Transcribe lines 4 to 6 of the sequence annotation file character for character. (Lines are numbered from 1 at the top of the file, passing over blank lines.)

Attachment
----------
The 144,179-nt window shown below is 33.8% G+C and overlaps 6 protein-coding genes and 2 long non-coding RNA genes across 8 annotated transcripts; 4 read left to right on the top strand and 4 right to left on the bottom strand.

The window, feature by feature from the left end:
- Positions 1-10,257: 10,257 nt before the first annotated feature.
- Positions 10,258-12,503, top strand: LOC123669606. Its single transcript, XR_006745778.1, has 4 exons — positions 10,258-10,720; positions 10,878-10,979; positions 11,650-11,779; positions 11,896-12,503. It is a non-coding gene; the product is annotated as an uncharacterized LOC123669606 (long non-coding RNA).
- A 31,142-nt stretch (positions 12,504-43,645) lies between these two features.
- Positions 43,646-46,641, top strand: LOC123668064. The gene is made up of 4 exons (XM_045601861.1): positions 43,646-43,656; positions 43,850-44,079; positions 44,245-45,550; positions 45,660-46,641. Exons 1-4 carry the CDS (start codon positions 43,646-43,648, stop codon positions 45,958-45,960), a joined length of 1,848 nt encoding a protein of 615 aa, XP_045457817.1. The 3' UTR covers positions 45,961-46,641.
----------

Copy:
- Positions 10,258-12,503, top strand: LOC123669606. Its single transcript, XR_006745778.1, has 4 exons — positions 10,258-10,720; positions 10,878-10,979; positions 11,650-11,779; positions 11,896-12,503. It is a non-coding gene; the product is annotated as an uncharacterized LOC123669606 (long non-coding RNA).
- A 31,142-nt stretch (positions 12,504-43,645) lies between these two features.
- Positions 43,646-46,641, top strand: LOC123668064. The gene is made up of 4 exons (XM_045601861.1): positions 43,646-43,656; positions 43,850-44,079; positions 44,245-45,550; positions 45,660-46,641. Exons 1-4 carry the CDS (start codon positions 43,646-43,648, stop codon positions 45,958-45,960), a joined length of 1,848 nt encoding a protein of 615 aa, XP_045457817.1. The 3' UTR covers positions 45,961-46,641.